U.S. Medical System Healthcare, Insurance and Hospitals in the United States
Vocabulary and Questions to Think About
Privately owned: owned by one person or a group of people, not the government. Insurance company: a company that helps its members pay for medical care. Employer: the person or company that you work for. Debt: an amount of money that you owe to someone else Inflate: to make something bigger unnecessarily What is the difference between healthcare in the U.S. and Spain? Do you think people have a right to healthcare?
How it Works… Healthcare in the U.S. is primarily provided by privately owned doctor’s offices and hospitals. Doctors and hospitals are paid by patients and insurance companies. U.S. citizens receive health insurance through their employer, a family member’s employer or they buy it on their own.
About 84.7% of Americans have some form of insurance. 59.3% receive insurance through work 8.9% purchase it individually. 27.8% receive insurance through a government program. This includes the elderly, disabled people, children, veterans and some of the poor. 15.3% of Americans have no insurance at all.
Controversy Even with insurance, patients often have to pay part of their medical costs. The company (employer) chooses the insurance plan and some doctors, hospitals or medical services may not be included.
Because of a “dishonest and inefficient system” that sometimes inflates bills to ten times the actual cost, even people with insurance can be charged more than the actual cost of their care.
Debate and Controversy There is no government funded healthcare insurance company which covers all Americans. Many people in the US think that healthcare should be a basic right and the current system is not fair or efficient and the cost does not reflect the quality. Medical debt is the reason for almost half of personal bankruptcies in the U.S. Healthcare spending in the U.S. is the highest in the world.
What to do if you get ill: If you wake up one morning and you have a cold, the flu or a sore throat you must call your primary care doctor(or general practitioner) and request an appointment. Depending on your insurance plan, your doctors office and your complaint or illness you may be able to get an appointment for the same day or you may have to wait several days. Also, if your complaint is not severe and your doctor is very busy, you may be scheduled to see a nurse practitioner or physicians assistant. At your appointment, you must always bring your insurance card and ID. At your appointment, the doctor or nurse will take your temperature, take a swab of your throat and check for fluid in yoru ears and lungs with a stethoscope. Then, they may do some tests in the office or in a lab to determine if you have an infection or a virus. Finally, the doctor will write you a prescription for some medication which you must then take to a pharmacy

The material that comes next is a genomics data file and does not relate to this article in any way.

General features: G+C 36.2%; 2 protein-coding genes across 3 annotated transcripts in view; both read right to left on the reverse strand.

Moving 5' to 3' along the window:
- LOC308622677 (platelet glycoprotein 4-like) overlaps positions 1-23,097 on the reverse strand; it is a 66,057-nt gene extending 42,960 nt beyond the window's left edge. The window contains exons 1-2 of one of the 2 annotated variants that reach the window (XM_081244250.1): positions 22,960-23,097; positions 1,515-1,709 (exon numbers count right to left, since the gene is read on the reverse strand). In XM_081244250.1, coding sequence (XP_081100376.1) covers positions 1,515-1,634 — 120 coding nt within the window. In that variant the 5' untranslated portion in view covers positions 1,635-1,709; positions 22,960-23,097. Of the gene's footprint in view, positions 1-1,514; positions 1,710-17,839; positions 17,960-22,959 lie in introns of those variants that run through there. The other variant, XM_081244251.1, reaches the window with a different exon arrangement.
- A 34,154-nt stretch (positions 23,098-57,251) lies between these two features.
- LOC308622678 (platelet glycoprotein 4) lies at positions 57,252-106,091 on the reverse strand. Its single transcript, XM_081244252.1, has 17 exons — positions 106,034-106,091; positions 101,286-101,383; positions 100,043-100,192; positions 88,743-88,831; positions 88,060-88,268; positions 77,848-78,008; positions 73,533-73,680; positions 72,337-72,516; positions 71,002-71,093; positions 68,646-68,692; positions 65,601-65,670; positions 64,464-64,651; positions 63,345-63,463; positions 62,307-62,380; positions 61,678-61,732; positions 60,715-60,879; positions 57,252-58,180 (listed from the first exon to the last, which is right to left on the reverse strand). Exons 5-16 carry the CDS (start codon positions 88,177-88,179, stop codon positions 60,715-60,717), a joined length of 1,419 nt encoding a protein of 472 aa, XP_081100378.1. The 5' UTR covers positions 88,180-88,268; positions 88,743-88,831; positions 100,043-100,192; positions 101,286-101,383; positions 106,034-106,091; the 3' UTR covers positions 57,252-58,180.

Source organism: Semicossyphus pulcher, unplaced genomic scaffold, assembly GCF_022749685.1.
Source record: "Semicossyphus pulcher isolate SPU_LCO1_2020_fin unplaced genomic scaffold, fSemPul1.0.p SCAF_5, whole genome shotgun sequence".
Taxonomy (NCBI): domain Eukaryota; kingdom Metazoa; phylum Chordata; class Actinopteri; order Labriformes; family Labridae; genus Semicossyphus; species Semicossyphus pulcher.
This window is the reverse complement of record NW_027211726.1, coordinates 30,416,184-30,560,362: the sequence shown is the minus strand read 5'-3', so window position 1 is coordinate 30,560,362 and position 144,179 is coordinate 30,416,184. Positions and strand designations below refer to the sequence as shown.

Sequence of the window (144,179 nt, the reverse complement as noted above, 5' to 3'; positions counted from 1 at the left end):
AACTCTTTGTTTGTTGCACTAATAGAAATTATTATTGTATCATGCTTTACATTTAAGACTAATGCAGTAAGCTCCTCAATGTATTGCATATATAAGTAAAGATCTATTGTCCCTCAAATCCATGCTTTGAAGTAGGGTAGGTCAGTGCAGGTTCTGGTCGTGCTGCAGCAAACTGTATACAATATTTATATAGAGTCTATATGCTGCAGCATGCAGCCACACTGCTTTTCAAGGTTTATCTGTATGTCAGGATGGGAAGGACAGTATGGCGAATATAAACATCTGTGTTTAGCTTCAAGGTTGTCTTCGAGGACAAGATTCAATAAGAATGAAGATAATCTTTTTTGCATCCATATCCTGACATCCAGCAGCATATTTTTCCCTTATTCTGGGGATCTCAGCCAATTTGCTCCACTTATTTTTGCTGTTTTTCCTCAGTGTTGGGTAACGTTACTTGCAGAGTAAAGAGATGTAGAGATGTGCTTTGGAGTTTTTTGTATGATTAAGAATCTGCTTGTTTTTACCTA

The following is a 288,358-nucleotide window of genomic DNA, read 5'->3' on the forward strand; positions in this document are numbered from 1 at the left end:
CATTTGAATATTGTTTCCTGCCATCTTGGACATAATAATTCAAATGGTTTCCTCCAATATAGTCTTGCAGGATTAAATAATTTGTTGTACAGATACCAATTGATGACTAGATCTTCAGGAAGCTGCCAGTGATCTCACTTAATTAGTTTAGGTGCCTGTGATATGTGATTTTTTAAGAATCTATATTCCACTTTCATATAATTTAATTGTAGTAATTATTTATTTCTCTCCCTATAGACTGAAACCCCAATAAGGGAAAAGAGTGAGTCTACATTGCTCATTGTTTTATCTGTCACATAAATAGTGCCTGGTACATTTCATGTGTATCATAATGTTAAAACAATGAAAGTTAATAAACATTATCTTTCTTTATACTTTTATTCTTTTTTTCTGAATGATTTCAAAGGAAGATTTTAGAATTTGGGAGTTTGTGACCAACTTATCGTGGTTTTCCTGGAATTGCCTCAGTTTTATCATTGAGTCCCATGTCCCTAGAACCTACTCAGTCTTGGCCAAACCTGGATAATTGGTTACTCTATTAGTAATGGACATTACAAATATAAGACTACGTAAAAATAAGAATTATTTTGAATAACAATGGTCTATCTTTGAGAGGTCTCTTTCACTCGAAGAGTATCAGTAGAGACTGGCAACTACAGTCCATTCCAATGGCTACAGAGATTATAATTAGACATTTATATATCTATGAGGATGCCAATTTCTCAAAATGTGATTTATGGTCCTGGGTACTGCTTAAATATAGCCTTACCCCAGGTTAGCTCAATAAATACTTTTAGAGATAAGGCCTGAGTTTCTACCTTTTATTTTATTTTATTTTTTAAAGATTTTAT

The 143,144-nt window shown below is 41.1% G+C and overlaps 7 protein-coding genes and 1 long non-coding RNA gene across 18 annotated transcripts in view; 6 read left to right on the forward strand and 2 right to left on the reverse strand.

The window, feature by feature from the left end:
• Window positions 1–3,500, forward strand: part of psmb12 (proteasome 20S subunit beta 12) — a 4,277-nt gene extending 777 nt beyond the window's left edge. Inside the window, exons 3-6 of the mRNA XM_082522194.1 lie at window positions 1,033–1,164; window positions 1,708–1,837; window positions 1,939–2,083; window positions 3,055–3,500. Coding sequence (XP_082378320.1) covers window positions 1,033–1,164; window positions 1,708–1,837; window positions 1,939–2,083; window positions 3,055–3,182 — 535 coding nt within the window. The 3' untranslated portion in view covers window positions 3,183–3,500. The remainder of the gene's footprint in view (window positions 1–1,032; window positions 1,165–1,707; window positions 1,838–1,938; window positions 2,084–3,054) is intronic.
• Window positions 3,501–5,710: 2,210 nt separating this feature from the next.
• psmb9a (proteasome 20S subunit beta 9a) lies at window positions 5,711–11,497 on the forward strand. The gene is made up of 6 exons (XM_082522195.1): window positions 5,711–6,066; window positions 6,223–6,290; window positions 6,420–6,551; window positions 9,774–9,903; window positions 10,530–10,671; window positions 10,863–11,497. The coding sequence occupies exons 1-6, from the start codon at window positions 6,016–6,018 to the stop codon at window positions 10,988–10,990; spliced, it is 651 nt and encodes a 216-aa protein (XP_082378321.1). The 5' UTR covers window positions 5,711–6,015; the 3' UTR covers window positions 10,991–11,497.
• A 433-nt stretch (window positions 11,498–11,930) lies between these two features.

At the Pharmacy… In the United States you cannot get any medication at a pharmacy without a written prescription from your doctor. The medication may be available immediately or you may have to wait for the pharmacist to make it for you. Depending on your insurance plan and the type of medication you need, it may be free or you may have to pay part or all of the cost of the medication.
If you are seriously ill… If you have something more serious than a cold or the flu, the doctor may refer you to a specialist. The doctors office will call or send a message to your insurance company explaining why you need to see a specialist and the insurance company will send a list of approved specialists. Again, depending on your insurance plan, some specialist and services may not be allowed or you may have to pay for them. You must then call the specialist´s office and request an appointment.
The Emergency Room If you are too serioulsy ill or injured to wait for an appointment you can go to the Emergency Room at the hospital. You do not need an appointment and you can go 24 hours per day. No one is turned away from the ER even if they do not have insurance. Becasue of this some people without insurance always go to the ER but sometimes you must wait several hours to get care if your illness is not very serious. The ER is always very crowded, the doctors are overworked and sometimes the care is not as good as it could be because doctors are forced to make decisions very quickly and can sometimes make mistakes about how serious your condition is.
You get what you pay for… Because it is private, healthcare in the US varies hugely. The more money you have or the better your insurance, the better your healthcare. What do you think of this?